The unsolved 1968 murder of Irene J. Izak. Irene Izak, 25, was from Scranton, PA, born in the Ukraine. From 1964 to 1966 she taught French at North High in Binghamton NY and then in 1967 she taught French in Rochester NY. Irene Izak, a young French teacher from Scranton, Pennsylvania, was headed toward a new job and the promise of a new life in Quebec. She never reached the border that early June morning. Her still unsolved murder that took place in Watertown, NY, on a island that’s part of the Thousand Islands between Canada and the US. Savagely bludgeoned, her face and head pummeled with rocks (possibly a large metal flashlight), Irene’s body was discovered in a ravine by a state trooper patrolling Route 81 in Jefferson County, who had previously stopped her for speeding (in a 1960’s VW bug what the hell?).
It was the summer of 1968, the whole country was in turmoil. Unsolved murder of Binghamton North High French teacher Irene J. Izak on June 10th 1968. Just 5 days earlier on June 5th, 1968 Senator Robert F. Kennedy was assassinated by a Palestinian. Senator Robert Kennedy was shot at the Ambassador Hotel in Los Angeles after winning the California presidential primary. Immediately after he announced to his cheering supporters that the country was ready to end its fractious divisions, Kennedy was shot several times by the 22-year-old Palestinian Sirhan Sirhan. He died a day later. The summer of 1968 was a tempestuous time in American history. Both the Vietnam War and the anti-war movement were peaking. Martin Luther King Jr. had been assassinated in the spring, igniting riots across the country. In the face of this unrest, President Lyndon B. Johnson decided not to seek a second term in the upcoming presidential election. The whole country was in turmoil on June 10th, 1968 when petite French teacher Irene Izak was beaten to death by New York State Trooper David Hennigan, who served in the Army from 1957 to 1960.
The early morning hours of June 10, 1968, when the 25-year-old Ms. Izak, whose family had fled Ukraine during World War II, was driving her Volkswagen Beetle north along Interstate 81. Her ultimate destination was Montreal, where the longtime Francophile had an interview for a teaching job. While passing through the Watertown area, her car was stopped by a New York state trooper named David Hennigan. From there, she made her way to the toll booth entrance to the Thousand Islands Bridge. Not long after that, her body was found off the side of the road in the St. Lawrence River by, of all people, Trooper Hennigan. Later inquiries indicated her neck was broken from a blow to the back of her head at the base of her skull (brain stem) from a large metal flashlight, like what State Troopers carried in the 1960’s.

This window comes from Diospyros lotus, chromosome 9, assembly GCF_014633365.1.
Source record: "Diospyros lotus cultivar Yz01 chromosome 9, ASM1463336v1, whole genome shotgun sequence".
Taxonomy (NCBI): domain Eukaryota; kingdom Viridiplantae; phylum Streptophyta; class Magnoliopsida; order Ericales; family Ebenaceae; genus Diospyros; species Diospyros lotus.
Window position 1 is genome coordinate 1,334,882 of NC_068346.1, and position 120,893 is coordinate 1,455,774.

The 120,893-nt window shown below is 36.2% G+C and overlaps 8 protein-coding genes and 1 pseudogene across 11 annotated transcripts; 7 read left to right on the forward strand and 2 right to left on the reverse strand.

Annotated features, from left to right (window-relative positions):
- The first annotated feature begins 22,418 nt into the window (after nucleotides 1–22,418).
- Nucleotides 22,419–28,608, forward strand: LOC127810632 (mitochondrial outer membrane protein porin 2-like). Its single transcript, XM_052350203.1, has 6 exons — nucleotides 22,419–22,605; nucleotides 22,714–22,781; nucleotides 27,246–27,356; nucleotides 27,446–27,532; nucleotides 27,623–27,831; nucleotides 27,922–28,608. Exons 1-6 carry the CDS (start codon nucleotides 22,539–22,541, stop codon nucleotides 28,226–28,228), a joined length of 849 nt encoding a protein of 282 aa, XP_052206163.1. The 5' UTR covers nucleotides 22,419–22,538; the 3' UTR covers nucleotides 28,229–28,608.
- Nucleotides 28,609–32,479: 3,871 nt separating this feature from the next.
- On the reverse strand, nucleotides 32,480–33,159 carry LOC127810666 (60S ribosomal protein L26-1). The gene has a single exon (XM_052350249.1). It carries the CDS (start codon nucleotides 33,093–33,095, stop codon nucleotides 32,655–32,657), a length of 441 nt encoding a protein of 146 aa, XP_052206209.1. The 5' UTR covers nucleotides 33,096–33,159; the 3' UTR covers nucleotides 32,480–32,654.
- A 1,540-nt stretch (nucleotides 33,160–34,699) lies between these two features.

After being dragged over the guardrails and down into a grassy ravine, Ms. Izak was bludgeoned over the head with a series of rocks. However, her body showed no signs of sexual assault, and her purse lay untouched in the car. By all appearances the killing was done in a fit of rage. As state police began their investigation, they picked up several problems with Trooper Hennigan’s story. For one thing, his uniform was stained with Ms. Izak’s blood. He said he got it on him when he raised her head to check for vital signs, an action that goes against police protocol. In addition, the toll booth operator said Ms. Izak was extremely distressed during their encounter, during which Trooper Hennigan passed by in his unmarked cruiser.
Also, Trooper Hennigan said he had stopped Ms. Izak for speeding, but tests revealed her Volkswagen wasn’t capable of going the 75 miles an hour he claimed she was going (in a 1960’s VW bug what the hell?). And the fact that he was able to spot her body with such ease, despite the pitch-black conditions, puzzled investigators. “There’s so many ingredients here,”. Trooper Hennigan was ultimately taken in for questioning, but his wife showed up and dragged him out. His role as a potential suspect effectively ended there. “We would hear her father say in Ukrainian, ‘They covered up for one of their own,'”.
No coincidences in a murder case, this is 1968 out in the middle of nowhere and a foreign born young woman Irene Izak 25 who speaks with Russian/Ukrainian accent (born in Ukraine in 1943 during WWII) appears to have had a run in with a NY State Trooper and ends up dead. He served in the Army from 1957 to 1960 during the cold war, hate crime? During the 1960’s and 1970’s a large metal flashlight was used as a billy club by law enforcement, I know I was hit by one in Binghamton.
Bill Warner Private Investigator Sarasota SEX, CRIME CHEATERS & TERRORISM at http://www.wbipi.com